You like to shoot some of the same things I do, too. It is semi-landscape but ultimately I wind up shooting a lot of what I call “texture” – the little details that catch your eye. When I was on trips to Asia and Europe this summer, those texture shots were my favorites and really help me re-live the experience and communicate it to friends and family.

      It also seems like you’ve got a really nice kit of glass, fairly similar to mine (other than I don’t have a 50mm and have the 18-200 instead of the 18-105), but you dont’ have anything on the long end, so it is pretty natural to look a the 70-200 f/4. I have had this lens for six weeks or so, and I love it. It is so much lighter than my old 80-200 f/2.8 and that keeps it in my bag. But it isn’t cheap, especially compared to the excellent 70-300 lenses from Nikon and Tamron. Unfortunately, if you’re shooting sports at night or indoors, they aren’t going to be great since they’ll be a stop “slower” (i.e. force you to shoot at smaller apertures like f/5.6) at the long end where you’re likely to live shooting from the stands or even the sidelines. Even though you’ll be shooting at high ISO, you’ll have to work to keep your shutter speeds up – VR won’t help with motion blur.

      I think the 70-200 f/4 would be a good choice since the D7000 gives you very nice images at higher ISO. If weight isn’t a big issue for you. the same money should get you a nice used 70-200 f/2.8 VRI, which is a terrific lens on a D7000 and gives you another stop of light – allowing you faster shutter speeds, lower ISO or a mix of both.

      This a tough call – it is a big investment. You might see if your local camera shop will rent you a 70-200 f/2.8 VRI and carry it around for a weekend. It is nearly a pound and a half more than the f/4, but for the same money it is a whole stop faster. If the weight is too much, the next step is the f/4 and I think it is a great all-around choice – relatively light, sharp and very reasonably fast.

      This was a long and sorta rambling response – please let me know if you still have some questions or additional thoughts. Thanks again for stopping by!

      • Thanks for the detailed response, Lee. Can I safely asume that the 70-200 f2.8 will cover both outdoors (day and night) and indoors sports more than adeuqtely? Should I be looking at a combination of other lenses to cover these venues and differing exposures? I know investing in good glass is paramount, and if the 70-200 f2.8 covers my needs and then some, it needs to be considered. However, I am concerned that it would be too much lens for the D7000. It is a “professional” lens. My goal is not to be a professional photographer, just one who who likes to capture life’s quality moments with great-looking photographs.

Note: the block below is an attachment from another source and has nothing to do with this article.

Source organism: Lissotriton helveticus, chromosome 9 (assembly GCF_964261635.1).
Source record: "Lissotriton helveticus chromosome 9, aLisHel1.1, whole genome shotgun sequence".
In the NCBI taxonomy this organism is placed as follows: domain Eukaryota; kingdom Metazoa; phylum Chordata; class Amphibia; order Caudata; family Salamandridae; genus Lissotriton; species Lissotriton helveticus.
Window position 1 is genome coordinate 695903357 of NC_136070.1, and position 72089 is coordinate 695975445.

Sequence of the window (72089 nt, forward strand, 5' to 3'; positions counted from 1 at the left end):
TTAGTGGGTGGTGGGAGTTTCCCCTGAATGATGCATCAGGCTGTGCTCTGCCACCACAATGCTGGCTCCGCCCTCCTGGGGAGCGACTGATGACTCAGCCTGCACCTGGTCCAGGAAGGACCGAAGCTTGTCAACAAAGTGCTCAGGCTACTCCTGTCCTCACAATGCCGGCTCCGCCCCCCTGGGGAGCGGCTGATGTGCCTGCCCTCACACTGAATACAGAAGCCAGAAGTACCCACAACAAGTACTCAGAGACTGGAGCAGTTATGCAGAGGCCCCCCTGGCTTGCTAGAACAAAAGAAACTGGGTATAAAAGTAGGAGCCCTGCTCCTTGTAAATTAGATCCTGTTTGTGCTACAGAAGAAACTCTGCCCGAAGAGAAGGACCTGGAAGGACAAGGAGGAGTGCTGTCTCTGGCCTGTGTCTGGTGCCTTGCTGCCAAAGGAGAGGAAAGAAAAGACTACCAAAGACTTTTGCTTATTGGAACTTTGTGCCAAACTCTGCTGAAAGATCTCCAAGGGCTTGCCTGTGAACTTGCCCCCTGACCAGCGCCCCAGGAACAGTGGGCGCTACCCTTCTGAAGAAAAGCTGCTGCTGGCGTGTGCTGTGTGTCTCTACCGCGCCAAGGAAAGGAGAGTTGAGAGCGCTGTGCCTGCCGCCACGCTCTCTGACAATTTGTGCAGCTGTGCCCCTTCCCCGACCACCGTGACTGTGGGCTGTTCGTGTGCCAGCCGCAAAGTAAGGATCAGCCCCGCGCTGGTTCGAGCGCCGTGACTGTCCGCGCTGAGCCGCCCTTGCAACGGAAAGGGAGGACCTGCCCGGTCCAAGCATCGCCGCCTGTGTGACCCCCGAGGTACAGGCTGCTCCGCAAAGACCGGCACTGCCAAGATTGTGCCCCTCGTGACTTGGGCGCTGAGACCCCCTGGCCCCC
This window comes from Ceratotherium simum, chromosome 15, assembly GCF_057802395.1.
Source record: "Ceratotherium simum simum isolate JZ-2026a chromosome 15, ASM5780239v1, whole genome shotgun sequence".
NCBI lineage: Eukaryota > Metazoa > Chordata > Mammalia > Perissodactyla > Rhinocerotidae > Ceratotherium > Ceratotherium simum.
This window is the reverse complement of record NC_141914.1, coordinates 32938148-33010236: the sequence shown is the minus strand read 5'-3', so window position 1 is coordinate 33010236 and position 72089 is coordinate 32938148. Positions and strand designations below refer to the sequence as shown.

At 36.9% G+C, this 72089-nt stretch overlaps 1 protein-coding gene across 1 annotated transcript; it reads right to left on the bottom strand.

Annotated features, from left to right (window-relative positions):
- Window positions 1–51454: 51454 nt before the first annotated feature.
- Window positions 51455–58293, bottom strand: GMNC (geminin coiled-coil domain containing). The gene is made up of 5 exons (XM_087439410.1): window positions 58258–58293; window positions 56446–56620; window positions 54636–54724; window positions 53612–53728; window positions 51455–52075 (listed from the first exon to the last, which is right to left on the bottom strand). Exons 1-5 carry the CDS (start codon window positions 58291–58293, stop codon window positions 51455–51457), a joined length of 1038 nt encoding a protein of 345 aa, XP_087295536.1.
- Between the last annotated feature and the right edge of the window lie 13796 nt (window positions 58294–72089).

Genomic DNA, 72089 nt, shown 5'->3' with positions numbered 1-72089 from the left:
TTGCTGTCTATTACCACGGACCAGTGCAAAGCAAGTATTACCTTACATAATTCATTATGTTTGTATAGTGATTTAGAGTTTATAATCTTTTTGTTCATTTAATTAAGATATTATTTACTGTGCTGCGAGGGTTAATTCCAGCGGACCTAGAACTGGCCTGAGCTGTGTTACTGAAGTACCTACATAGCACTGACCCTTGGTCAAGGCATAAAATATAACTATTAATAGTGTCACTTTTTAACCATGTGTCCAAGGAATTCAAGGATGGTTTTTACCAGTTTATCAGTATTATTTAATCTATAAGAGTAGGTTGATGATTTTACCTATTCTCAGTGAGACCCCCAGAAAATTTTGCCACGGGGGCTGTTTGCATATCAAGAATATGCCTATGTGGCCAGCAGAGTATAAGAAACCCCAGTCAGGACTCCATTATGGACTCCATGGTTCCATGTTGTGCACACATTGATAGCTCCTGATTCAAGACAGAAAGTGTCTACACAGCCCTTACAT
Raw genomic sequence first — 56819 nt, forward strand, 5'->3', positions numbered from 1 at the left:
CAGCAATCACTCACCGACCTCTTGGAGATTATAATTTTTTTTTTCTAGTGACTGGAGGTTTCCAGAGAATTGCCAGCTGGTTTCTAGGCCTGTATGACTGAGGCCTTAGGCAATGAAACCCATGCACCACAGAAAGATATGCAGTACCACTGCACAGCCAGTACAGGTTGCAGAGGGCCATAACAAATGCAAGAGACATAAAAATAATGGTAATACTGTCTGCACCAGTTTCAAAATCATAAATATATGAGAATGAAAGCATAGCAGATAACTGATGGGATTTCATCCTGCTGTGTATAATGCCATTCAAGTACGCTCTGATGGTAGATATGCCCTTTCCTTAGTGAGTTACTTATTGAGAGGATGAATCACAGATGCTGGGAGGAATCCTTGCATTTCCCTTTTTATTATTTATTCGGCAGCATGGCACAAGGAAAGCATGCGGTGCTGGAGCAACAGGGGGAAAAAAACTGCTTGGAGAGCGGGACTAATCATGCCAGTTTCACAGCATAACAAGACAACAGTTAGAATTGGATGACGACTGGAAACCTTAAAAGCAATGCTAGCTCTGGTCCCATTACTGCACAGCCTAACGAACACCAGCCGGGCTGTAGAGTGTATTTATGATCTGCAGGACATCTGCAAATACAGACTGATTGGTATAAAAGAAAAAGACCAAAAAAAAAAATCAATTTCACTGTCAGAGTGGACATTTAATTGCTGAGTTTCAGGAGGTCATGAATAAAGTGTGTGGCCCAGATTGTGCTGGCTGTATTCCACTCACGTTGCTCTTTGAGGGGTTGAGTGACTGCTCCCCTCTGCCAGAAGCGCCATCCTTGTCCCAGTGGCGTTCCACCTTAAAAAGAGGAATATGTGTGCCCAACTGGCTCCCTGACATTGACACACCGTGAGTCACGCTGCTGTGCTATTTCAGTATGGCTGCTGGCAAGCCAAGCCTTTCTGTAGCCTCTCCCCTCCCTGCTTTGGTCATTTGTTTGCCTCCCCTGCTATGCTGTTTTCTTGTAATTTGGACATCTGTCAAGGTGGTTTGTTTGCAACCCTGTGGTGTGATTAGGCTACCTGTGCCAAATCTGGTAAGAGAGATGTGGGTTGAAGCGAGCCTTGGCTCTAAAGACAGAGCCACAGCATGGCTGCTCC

• David – there are plenty of pros who carry the D7000, too! 🙂 “Pro” lenses tend to denote three things in my mind: Absolute performance, outstanding durability and a hefty price tag. I think both the 70-200 f/4 and the f/2.8 qualify under all those terms. While the f/4 doesn’t have the military-grade build my old 80-200 f/2.8 had and both 70-200 f/2.8’s have, it is still a very sturdy lens. All of these lenses give great performance and sharpness – no real tradeoff there other than f/2.8 vs. f/4. Also, the D7000 was a pretty big step forward for resolution, so there aren’t really any lenses that are too good for it. It rewards good glass (but that would describe both lenses 🙂 ).

        Believe me, there are plenty of amateurs/enthusiasts carrying “pro” f/2.8 glass, and yes I think you could safely assume it will cover day and night sports as well as you can on a D7000. I guess it just depends on what percentage of your shooting sports is and what your tolerance is for weight and the tradeoff of a stop of light. If you rent the 70-200 f/2.8, you can alternate shooting between f/2.8 and f/4 and see what it does to your images as well as get a sense for the weight of the thing. It isn’t double the f/4, but it ain’t far. For me, the heft literally and figuratively outweighed the value of the additional stop of light and I couldn’t be happier with the f/4. I guess my only hesitation in recommending it to you without reservation is I don’t shoot sports, and I’m not sure if that stop of light is critical enough on a D7000. I suspect you’d be fine, but it is worth some experimentation.

        The other option is to grab an f/4 and get out there and shoot. B&H has an excellent return policy, and I suspect you’ll wind up happy with it. It is designed for guys like us. 🙂

    • David – I’d be very happy if you did. Feel free to subscribe to the blog or follow on Facebook or Twitter.

      Also, I’ll be interested to know what you decide and how it turns out!

      • Hello, Lee.

        Enjoyed your Scrapyard Visit post.

        Been looking at another option. Before the Nikon 70-200 f4 came along, I had been looking into the Nikon 70-300 f4.5. Will spending the $800 + more for the 70-200 result in exceptionally better image quality over the 70-300 and provide more versatility of use? I expect to use this lens 33% of the time shooting sports. That $800 savings (by purchasing the 70-300) could buy a wide angle lens, which is missing from my bag.


      • David:

        I’ve heard the Tamron version of that lens is even more affordable (especially after a $100 mail-in rebate) and very nearly as good.
        Nikon: http://www.bhphotovideo.com/bnh/controller/home?O=&sku=449088&is=USA&Q=&A=details
        Tamron: http://www.bhphotovideo.com/c/product/728343-REG/Tamron_AFA005NII700_SP_70_300mm_f_4_5_6_Di.html

        But here’s the “problem” – they are both variable aperture lenses. That means the farther out you zoom, the maximum aperture becomes smaller. At 300mm your fastest shutter speed will be half what it is at 70mm (or you’ll have to double your ISO). Shooting sports at night, it will be much tougher to keep your shutter speeds up, and you generally want to be well over 1/500 for sports.